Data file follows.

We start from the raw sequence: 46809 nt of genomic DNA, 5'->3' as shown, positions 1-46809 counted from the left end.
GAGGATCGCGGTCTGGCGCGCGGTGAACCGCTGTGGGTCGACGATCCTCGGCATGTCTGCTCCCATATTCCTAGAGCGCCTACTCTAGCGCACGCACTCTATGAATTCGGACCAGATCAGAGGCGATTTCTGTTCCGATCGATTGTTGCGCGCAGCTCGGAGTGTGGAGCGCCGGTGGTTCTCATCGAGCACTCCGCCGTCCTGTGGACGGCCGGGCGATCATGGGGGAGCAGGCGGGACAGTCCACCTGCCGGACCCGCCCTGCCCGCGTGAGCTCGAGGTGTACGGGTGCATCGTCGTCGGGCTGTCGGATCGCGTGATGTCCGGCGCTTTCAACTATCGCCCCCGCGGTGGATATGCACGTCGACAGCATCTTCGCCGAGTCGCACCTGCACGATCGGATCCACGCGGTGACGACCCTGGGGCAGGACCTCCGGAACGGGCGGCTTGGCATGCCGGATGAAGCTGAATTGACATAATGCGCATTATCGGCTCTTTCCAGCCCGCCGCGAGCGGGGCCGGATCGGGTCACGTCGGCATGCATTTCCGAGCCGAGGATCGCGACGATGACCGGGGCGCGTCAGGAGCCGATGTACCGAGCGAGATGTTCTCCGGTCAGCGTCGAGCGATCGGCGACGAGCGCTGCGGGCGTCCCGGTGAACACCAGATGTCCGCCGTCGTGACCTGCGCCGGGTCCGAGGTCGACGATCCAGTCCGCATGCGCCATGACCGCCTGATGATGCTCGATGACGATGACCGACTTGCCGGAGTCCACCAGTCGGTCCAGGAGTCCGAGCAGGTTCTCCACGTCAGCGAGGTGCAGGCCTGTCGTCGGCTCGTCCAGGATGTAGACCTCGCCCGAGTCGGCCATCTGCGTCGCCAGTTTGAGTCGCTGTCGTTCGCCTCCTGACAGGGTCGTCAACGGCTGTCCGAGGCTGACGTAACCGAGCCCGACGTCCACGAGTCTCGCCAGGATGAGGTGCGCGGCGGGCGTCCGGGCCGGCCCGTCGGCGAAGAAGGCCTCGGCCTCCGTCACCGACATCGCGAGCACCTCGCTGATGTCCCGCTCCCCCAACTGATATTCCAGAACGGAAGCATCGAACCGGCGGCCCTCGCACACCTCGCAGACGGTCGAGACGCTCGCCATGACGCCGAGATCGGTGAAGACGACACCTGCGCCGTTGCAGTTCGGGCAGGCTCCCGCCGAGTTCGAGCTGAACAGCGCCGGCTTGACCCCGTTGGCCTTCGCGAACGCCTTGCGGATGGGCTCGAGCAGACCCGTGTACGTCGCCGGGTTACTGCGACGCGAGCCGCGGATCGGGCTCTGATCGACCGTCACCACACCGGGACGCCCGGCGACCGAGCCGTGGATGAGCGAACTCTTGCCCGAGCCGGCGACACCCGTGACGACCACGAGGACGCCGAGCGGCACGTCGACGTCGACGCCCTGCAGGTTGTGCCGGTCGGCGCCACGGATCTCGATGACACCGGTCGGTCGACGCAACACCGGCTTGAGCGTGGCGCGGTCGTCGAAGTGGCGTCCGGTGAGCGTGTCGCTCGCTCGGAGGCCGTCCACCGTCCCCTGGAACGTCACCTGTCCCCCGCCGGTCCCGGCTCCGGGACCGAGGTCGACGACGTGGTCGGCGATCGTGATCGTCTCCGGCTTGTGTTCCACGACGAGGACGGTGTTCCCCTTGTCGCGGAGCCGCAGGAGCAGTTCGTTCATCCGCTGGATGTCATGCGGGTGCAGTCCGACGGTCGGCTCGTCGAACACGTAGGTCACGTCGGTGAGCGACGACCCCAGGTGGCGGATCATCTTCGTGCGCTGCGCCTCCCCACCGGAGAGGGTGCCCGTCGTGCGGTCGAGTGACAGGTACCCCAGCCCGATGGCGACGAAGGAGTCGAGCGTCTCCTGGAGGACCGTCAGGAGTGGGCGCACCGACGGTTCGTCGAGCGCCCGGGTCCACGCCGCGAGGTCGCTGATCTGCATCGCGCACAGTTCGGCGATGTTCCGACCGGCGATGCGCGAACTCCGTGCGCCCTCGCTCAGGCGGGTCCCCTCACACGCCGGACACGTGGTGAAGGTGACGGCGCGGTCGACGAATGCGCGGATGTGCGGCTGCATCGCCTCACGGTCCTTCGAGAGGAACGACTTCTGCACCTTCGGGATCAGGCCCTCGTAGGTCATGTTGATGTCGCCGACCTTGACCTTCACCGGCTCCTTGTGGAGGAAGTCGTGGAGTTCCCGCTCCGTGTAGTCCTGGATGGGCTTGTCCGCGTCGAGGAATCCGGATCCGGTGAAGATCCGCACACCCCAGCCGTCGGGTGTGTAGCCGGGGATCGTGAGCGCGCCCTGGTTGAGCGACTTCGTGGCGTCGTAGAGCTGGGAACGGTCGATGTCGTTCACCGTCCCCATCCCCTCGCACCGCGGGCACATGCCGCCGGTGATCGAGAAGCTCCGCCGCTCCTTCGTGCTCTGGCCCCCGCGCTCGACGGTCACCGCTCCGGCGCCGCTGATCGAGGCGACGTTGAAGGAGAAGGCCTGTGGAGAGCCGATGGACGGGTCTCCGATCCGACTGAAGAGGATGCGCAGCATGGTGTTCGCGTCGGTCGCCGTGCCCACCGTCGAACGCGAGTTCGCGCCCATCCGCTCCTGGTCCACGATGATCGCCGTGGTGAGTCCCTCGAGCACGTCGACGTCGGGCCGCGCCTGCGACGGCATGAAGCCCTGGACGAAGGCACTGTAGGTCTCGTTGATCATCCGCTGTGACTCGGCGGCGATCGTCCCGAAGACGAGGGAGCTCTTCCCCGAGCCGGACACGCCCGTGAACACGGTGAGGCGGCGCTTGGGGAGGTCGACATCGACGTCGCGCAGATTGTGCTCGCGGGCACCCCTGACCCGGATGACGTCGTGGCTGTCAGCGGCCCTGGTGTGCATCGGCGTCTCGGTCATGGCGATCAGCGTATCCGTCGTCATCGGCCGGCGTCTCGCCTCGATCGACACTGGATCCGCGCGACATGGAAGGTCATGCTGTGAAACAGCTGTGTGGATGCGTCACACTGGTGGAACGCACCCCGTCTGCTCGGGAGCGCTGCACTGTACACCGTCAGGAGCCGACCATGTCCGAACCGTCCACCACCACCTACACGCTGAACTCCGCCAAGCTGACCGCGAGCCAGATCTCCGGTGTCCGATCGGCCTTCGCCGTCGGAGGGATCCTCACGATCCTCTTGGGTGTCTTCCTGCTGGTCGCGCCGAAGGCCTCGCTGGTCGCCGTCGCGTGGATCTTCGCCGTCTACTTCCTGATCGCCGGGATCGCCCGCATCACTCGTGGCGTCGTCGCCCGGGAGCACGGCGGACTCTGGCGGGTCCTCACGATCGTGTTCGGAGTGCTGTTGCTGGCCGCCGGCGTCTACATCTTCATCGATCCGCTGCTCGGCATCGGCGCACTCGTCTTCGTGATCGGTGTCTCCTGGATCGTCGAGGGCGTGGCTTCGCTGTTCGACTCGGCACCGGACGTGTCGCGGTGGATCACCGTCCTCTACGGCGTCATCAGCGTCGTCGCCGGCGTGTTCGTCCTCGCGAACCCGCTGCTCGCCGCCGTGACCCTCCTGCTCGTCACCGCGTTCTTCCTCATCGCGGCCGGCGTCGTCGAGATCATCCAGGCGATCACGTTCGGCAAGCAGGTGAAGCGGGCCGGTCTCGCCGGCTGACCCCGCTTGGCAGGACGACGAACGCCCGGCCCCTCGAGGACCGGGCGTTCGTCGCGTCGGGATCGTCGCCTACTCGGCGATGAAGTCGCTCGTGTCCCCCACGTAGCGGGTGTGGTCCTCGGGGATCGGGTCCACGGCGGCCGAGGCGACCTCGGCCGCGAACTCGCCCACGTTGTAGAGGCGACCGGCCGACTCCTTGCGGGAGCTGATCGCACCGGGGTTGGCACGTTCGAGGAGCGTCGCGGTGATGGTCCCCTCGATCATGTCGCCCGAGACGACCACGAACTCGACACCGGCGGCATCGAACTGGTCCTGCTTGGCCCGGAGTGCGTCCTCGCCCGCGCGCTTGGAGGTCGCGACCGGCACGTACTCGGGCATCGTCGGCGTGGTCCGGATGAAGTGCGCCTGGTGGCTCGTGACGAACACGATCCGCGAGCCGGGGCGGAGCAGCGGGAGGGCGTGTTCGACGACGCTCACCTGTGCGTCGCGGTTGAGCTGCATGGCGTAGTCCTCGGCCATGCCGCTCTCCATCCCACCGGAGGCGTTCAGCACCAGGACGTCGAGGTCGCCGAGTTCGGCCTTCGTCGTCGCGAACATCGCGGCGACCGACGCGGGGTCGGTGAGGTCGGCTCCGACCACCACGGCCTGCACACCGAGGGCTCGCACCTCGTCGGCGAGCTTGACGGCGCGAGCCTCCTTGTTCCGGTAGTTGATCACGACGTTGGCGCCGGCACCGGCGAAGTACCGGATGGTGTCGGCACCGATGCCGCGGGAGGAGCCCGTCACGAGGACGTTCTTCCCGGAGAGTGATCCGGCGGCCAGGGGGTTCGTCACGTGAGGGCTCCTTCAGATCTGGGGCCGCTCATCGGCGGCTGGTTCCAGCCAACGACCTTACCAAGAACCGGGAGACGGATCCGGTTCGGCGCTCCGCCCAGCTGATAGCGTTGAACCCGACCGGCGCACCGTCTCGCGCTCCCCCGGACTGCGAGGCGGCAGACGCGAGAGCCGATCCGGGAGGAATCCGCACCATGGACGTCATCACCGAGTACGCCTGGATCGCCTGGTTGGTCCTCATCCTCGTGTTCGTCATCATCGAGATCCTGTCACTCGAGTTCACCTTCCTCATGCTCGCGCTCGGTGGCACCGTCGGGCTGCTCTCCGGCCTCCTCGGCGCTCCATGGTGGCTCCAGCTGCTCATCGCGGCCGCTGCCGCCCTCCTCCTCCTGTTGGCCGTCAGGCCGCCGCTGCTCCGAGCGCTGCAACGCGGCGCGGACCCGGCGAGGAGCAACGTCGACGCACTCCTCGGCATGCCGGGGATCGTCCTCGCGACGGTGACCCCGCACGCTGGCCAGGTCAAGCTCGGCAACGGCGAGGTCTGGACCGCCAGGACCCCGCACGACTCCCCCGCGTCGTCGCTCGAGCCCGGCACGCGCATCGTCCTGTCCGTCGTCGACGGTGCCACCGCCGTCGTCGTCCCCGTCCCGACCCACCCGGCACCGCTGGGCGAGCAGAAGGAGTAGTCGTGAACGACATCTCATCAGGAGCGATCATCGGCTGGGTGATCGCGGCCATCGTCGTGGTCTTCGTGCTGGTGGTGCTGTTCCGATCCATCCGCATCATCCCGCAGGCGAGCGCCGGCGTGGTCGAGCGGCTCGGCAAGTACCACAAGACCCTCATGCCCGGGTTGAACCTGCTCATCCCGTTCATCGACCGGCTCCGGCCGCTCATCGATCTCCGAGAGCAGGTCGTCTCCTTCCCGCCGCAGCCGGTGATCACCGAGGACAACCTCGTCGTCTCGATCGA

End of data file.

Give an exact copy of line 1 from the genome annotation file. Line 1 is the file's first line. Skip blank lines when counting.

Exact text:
We start from the raw sequence: 46809 nt of genomic DNA, 5'->3' as shown, positions 1-46809 counted from the left end.